Why Race Matters in Louisiana’s Capital Punishment System

In a scathing critique of McCleskey v. Kemp (1987), the Los Angeles Times compared the plurality decision to the likes of Dred Scott (1857), Plessy (1896), and Korematsu (1894). “Pilate-like, the Rehnquist Supreme Court has washed its hands of any responsibility to reject the death penalty on racist grounds” (Bedau, 1987). Even when presented with a comprehensive study of racial discrimination in capital cases, the Court ruled 5-4 that it was irrelevant to the case at hand, and thus sentenced Warren McCleskey, an African American, to death. Justice Powell, who wrote the majority opinion, later told a biographer that he regretted his decision, saying that the death penalty should be abolished altogether (as cited in Pierce & Radelet, 2011). If State legislatures across the U.S. joined in the spirit of Powell’s words, the death penalty would no longer disproportionately send African Americans to death row. Short of abolition, legislatures enacted new statutes to reduce the effects of racial bias in the aftermath of Gregg v. Georgia (1976). Sadly, race still plays a significant role in sentencing rates, especially in rural areas of southern states faulted by a segregationist past. Louisiana, in particular, has one of the most alarming rates of blacks sentenced to death row. While this does not immediately indicate racism, it questions the legitimacy of a system largely crafted by racist white Southerners after Reconstruction. Hence, Louisiana’s enduring legacy of Jim Crow inequality has rendered post-Gregg reform inadequate in mitigating race as a factor in capital punishment cases.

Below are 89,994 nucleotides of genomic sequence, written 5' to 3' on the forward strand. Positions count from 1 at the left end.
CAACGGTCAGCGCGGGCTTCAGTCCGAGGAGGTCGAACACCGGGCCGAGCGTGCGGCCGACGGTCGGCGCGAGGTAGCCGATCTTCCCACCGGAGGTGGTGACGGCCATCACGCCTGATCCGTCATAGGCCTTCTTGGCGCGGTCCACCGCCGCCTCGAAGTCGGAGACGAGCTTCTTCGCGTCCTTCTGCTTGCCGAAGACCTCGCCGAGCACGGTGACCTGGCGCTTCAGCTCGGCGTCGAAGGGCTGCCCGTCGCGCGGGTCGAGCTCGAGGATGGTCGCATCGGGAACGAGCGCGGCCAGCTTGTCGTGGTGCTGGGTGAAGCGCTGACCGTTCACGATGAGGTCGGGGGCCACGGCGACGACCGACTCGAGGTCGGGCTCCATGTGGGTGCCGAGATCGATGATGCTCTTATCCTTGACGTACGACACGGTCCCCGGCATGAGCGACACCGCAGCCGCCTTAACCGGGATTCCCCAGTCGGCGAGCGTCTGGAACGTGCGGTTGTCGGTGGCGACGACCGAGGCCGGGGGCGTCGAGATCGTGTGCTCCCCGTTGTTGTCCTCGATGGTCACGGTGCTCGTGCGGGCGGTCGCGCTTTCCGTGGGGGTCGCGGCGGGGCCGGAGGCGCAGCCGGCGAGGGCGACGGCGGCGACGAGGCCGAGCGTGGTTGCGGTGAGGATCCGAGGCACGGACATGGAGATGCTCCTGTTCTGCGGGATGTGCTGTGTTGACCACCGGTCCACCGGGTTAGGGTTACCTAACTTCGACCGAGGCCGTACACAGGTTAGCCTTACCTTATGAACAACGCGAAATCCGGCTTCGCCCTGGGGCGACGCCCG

The era of de jure equality ushered in by Reconstruction was only seen as a rallying cry for disillusioned white Southerners in the 1870s. After years of Republican “carpetbagger” rule of the State government, the removal of federal troops from Louisiana allowed for an angry white citizenry to exploit a political power vacuum. Sarma and Smith (2012) note this exchange of power by a marked contrast in Southern politics, most notably seen at the 1898 State Constitutional Convention. White delegates from around the state adopted a plan to disenfranchise “as many Negroes and as few whites as possible” (as cited in Sarma & Smith, 2012). The early roots of Jim Crow were thus planted by restricting access to the ballot box and subduing other forms of political participation, via legal discrimination. For example, leaders at the Convention crafted a criminal code for their new government that allowed for non-unanimous jury verdicts in non-capital cases. One contemporary account explains the rationale: “As a [black] juror…if a negro be on trial for any crime, he becomes at once his earnest champion, and a hung jury is the usual result” ( as cited in Sarma & Smith, 2012). Thus, in a situation where the 11 members of a jury are white, the remaining black juror could not block a guilty verdict, essentially making his role useless. Convicting innocent black defendants became easier since the jury was no longer one of his peers, but rather one of his trespassers. And whenever legalized racism was insufficient, whites resorted to overt intimidation in the form of lynching. Between 1889 and 1896, there were ninety-five lynchings reported in Louisiana, with blacks representing 85% of the victims (Sarma & Smith, 2012). Perhaps not surprisingly, four of the five places with the highest frequency of lynching in the U.S. were in Louisiana parishes (Robertson, 2015). Indeed, the noose became more than just a symbol of violence, fear, and suppression. With the nearly one-hundred-year reign of Jim Crow in the South, the noose became a perpetual reminder of cyclical inequality, violence, inferiority, and hopelessness for African Americans.